Smoki Museum facts for kids
|Location||147 N. Arizona Avenue, Prescott, Arizona|
|Visitors||7,000 per year|
The Smoki Museum of American Indian Art and Culture, located in Prescott, Yavapai County, Arizona holds collections of Native American artifacts. Effective Feb. 10, 2020, the museum is now named the Museum of Indigenous People (MIP).
The museum was started, in part, due to the efforts of Kate Cory, who donated eight of her paintings and her photograph album for its collection, and Dr. Byron Cummings of the University of Arizona in order to house some of the artifacts he and his crews were excavating at the time. Sharlot Hall provided other ethnographic information. The museum evolved from events conducted by a group of white Arizona residents who enacted Native American ceremonial dances, which was not appreciated by the Hopi people. The white ceremonial enactors called themselves the "Smoki Tribe."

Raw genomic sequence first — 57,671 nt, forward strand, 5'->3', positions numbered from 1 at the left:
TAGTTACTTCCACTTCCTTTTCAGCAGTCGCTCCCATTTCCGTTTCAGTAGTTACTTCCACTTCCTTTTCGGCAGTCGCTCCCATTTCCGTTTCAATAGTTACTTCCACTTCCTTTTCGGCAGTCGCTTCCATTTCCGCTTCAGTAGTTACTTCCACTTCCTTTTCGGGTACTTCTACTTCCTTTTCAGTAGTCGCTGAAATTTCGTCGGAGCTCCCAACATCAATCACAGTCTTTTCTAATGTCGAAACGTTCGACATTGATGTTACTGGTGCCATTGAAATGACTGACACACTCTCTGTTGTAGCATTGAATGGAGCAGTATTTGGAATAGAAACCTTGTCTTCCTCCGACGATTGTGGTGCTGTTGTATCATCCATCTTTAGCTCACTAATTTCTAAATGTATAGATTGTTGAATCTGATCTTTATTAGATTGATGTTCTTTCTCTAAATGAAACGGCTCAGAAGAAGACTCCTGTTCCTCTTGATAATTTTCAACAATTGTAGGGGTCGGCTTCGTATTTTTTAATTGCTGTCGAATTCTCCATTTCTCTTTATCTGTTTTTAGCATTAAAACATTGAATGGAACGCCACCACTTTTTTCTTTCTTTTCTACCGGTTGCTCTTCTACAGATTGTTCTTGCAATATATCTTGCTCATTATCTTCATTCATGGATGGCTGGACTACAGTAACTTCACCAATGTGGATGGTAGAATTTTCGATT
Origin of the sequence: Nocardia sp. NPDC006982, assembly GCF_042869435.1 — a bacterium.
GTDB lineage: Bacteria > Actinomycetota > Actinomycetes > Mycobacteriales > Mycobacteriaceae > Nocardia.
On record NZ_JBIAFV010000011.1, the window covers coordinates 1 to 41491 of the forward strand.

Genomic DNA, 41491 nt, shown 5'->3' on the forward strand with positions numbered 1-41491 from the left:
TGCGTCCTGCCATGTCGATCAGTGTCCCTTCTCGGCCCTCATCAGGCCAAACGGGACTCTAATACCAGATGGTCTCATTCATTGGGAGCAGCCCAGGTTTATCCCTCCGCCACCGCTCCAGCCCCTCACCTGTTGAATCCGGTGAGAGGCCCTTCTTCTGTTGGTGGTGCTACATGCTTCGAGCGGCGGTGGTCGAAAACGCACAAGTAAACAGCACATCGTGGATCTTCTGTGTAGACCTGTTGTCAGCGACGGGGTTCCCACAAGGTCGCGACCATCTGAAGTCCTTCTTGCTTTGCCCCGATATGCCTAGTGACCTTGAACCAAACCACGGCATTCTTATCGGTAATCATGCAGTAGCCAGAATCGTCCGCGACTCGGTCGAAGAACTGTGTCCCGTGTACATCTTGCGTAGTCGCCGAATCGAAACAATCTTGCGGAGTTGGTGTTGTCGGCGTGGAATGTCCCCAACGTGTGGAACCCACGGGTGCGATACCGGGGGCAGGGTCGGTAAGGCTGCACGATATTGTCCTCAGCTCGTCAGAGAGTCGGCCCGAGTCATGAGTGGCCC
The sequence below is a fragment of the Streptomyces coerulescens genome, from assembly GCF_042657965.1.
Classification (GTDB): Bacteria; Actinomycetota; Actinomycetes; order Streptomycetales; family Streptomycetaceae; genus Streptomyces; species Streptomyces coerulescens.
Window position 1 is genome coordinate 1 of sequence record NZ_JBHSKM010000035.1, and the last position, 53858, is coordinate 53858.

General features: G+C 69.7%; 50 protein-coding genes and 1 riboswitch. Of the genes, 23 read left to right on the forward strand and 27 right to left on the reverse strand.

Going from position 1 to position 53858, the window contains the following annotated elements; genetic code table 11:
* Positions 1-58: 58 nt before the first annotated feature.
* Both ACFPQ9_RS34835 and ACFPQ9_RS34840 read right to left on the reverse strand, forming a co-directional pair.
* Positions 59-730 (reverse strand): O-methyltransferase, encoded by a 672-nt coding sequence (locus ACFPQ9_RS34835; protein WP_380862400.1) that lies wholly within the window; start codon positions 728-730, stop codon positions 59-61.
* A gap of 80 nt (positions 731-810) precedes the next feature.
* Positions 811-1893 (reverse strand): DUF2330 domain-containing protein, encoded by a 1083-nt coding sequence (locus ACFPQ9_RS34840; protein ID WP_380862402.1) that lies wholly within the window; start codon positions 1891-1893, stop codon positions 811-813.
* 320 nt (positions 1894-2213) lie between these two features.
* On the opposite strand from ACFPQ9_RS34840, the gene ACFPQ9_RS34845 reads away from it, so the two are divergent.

Beginning in 1931, Smokis met and held ceremonial presentations at a pueblo next to the current museum location. The stone and log museum building was constructed in 1935 by the Civilian Works Administration and operated as a museum. By 1990, the "Smoki Tribe" no longer performed dances due in part to pressure by Hopis to desist what were considered insulting portrayals of their sacred ceremonial practices. Instead of "Smoki Tribe" performances, the museum hosts educational programs. In 1991 the museum became a non-profit museum. It is now listed on the National Register of Historic Places
Its more than 2000 artifacts include pottery, basketry, lithics and beadwork. The articles range in age dating from the Pre-Columbian era up to modern times. The baskets in the museum collection are considered among the best in the United States, and the pottery displays are impressive. Other exhibits rotate on an irregular schedule, but average 4-6 months in duration.